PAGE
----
Whether they be of wood, metal, tile, or slate or even lowly thatch, roofs are the royal crowns of traditional buildings. Yes, they keep out the rain, snow, and sleet, but they also are designed to lead the eye to the sky. Creating a traditional-style roof is an art; here are some of the companies that have mastered it.
Durable Slate Co.
Founded in 1986, this award-winning company, which is based in Columbus, Ohio, works exclusively on historic roofing. The company, which specializes in natural slate, clay tile, and historic metals, had worked on school, church, and museum roofs around the country.
Prominent projects include the Ohio Governor’s Residence and Heritage Garden in Columbus; The Red House, Trinidad’s House of Parliament; the Florida State Capitol in Tallahassee; the Baltimore City Hall in Maryland; the B&O Railroad Museum in Baltimore, Maryland; the Frank Lloyd Wright Westcott House in Springfield, Ohio; the Lorain Harbor Lighthouse in the middle of Lake Erie in Ohio; several buildings at The Ohio State University; Capital University in Bexley, Ohio; Kenyon College in Gambier, Ohio; Virginia Tech in Blacksburg; the University of South Carolina; and Wittenberg University in Springfield, Ohio.
Durable Slate’s work has received recognition from several organizations. It was the only American company to win the International Federation for the Roofing Trade IFD Award for Project of the Year and has received the National Roofing Contractors Association’s Gold Circle Award for Project of the Year several times.
“We will do work anywhere—even abroad,” says executive vice president John Chan. “We also work on very difficult roofs—ones that many people consider impossible.”
Huber + Associates
An awarding-winning, internationally recognized roofing company that holds three patents, Huber + Associates has been specializing in historic and custom roof restorations since 1976.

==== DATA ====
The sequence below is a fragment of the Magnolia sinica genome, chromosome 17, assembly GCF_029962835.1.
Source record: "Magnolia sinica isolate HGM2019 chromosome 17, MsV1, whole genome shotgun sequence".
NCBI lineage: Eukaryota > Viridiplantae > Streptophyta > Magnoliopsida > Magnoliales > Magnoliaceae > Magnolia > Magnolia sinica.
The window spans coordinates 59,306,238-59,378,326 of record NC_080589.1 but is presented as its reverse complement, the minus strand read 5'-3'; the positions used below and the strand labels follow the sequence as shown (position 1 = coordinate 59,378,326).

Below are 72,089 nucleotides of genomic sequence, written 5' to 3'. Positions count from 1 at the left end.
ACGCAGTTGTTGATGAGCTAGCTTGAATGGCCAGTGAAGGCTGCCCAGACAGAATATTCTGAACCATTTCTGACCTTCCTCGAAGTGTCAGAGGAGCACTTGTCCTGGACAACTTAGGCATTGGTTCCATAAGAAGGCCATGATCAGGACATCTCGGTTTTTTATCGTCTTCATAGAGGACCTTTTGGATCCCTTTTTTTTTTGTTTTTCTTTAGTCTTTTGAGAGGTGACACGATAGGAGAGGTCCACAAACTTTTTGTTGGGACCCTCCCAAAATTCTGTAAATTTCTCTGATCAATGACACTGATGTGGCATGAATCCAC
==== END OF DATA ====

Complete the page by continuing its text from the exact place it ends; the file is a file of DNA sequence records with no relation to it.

It supplies and installs slate, clay, metal, and ornamental metal, wood, and even synthetic and natural thatch that’s made from vegetation such as palm fronds or straw.
“We strive to get every detail right, with a culture of solving problems,” says president and founder Barry Huber. “Our patented techniques and custom designs ensure that every custom or historic roof restoration maintains the original look, right down to the most intricate details.”
The company, which is known for what Huber calls “artistic” installations, replaced the copper cap ridge of the Biltmore Estate’s north tower and has done work at the Nashville Zoo at Grassmere and at The Lodge at Bryce Canyon National Park in Utah.
It has received numerous recognitions, including the Florida Trust for Historic Preservation Master Craftsman Award; the Dade Heritage Trust Preservation Master Craftsman Award; the National Roofing & Contractors Association Gold Circle Award; and The Preservation Society of Asheville and Buncombe County Griffin Award.
Huber likes to tell the story of the company’s initial patent. It was the 1980s, and the firm was working on its first custom residence. The project required steam bending of shingles, so Huber steamed them on his kitchen stove to produce samples immediately.
Another patent led to the launch of Endureed, a synthetic thatch roofing product that is used worldwide.
“We specialize in historic roof restoration that captures the original beauty of the roof while providing durability that carries it into the future,” Huber says. “With our specialized techniques, we can offer intricate designs as stunning as the original.”
Architectural terra-cotta tile specialist Ludowici produces not only roof tiles but also floor tiles, wall cladding, and solar shades for new construction and renovation projects for the residential, commercial, educational, government, religious, and historic buildings markets.